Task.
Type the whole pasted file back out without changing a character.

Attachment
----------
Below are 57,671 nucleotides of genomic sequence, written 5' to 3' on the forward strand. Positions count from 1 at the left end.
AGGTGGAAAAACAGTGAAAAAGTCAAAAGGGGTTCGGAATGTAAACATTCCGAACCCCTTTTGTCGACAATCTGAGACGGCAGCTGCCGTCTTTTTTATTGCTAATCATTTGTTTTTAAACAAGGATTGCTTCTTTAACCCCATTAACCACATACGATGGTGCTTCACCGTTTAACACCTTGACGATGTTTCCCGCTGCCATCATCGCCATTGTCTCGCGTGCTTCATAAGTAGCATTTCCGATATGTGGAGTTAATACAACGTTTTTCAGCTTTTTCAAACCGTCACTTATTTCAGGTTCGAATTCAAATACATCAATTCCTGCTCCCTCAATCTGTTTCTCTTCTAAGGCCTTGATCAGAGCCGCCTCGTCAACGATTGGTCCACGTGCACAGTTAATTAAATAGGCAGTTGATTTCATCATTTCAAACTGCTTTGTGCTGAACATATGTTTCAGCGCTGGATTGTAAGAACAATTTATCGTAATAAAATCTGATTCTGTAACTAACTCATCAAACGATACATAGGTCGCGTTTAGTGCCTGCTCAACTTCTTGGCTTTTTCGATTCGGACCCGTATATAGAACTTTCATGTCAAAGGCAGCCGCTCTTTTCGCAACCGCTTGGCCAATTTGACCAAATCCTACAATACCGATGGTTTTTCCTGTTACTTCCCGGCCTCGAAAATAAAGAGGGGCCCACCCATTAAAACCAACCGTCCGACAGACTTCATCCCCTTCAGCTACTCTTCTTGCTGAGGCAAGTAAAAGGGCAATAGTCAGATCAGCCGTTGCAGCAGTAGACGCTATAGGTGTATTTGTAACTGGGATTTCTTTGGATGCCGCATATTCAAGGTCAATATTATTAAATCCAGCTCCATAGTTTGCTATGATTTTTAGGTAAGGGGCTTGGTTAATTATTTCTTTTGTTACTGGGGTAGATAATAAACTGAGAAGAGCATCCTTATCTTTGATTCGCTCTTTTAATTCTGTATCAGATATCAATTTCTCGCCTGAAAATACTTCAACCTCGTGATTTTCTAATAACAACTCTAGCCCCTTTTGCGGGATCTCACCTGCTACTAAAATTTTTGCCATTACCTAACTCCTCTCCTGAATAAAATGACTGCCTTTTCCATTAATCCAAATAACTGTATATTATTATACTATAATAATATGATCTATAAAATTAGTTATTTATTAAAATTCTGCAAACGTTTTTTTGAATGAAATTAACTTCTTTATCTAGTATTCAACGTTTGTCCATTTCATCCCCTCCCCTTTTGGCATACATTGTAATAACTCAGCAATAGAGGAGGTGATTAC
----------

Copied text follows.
Below are 57,671 nucleotides of genomic sequence, written 5' to 3' on the forward strand. Positions count from 1 at the left end.
AGGTGGAAAAACAGTGAAAAAGTCAAAAGGGGTTCGGAATGTAAACATTCCGAACCCCTTTTGTCGACAATCTGAGACGGCAGCTGCCGTCTTTTTTATTGCTAATCATTTGTTTTTAAACAAGGATTGCTTCTTTAACCCCATTAACCACATACGATGGTGCTTCACCGTTTAACACCTTGACGATGTTTCCCGCTGCCATCATCGCCATTGTCTCGCGTGCTTCATAAGTAGCATTTCCGATATGTGGAGTTAATACAACGTTTTTCAGCTTTTTCAAACCGTCACTTATTTCAGGTTCGAATTCAAATACATCAATTCCTGCTCCCTCAATCTGTTTCTCTTCTAAGGCCTTGATCAGAGCCGCCTCGTCAACGATTGGTCCACGTGCACAGTTAATTAAATAGGCAGTTGATTTCATCATTTCAAACTGCTTTGTGCTGAACATATGTTTCAGCGCTGGATTGTAAGAACAATTTATCGTAATAAAATCTGATTCTGTAACTAACTCATCAAACGATACATAGGTCGCGTTTAGTGCCTGCTCAACTTCTTGGCTTTTTCGATTCGGACCCGTATATAGAACTTTCATGTCAAAGGCAGCCGCTCTTTTCGCAACCGCTTGGCCAATTTGACCAAATCCTACAATACCGATGGTTTTTCCTGTTACTTCCCGGCCTCGAAAATAAAGAGGGGCCCACCCATTAAAACCAACCGTCCGACAGACTTCATCCCCTTCAGCTACTCTTCTTGCTGAGGCAAGTAAAAGGGCAATAGTCAGATCAGCCGTTGCAGCAGTAGACGCTATAGGTGTATTTGTAACTGGGATTTCTTTGGATGCCGCATATTCAAGGTCAATATTATTAAATCCAGCTCCATAGTTTGCTATGATTTTTAGGTAAGGGGCTTGGTTAATTATTTCTTTTGTTACTGGGGTAGATAATAAACTGAGAAGAGCATCCTTATCTTTGATTCGCTCTTTTAATTCTGTATCAGATATCAATTTCTCGCCTGAAAATACTTCAACCTCGTGATTTTCTAATAACAACTCTAGCCCCTTTTGCGGGATCTCACCTGCTACTAAAATTTTTGCCATTACCTAACTCCTCTCCTGAATAAAATGACTGCCTTTTCCATTAATCCAAATAACTGTATATTATTATACTATAATAATATGATCTATAAAATTAGTTATTTATTAAAATTCTGCAAACGTTTTTTTGAATGAAATTAACTTCTTTATCTAGTATTCAACGTTTGTCCATTTCATCCCCTCCCCTTTTGGCATACATTGTAATAACTCAGCAATAGAGGAGGTGATTAC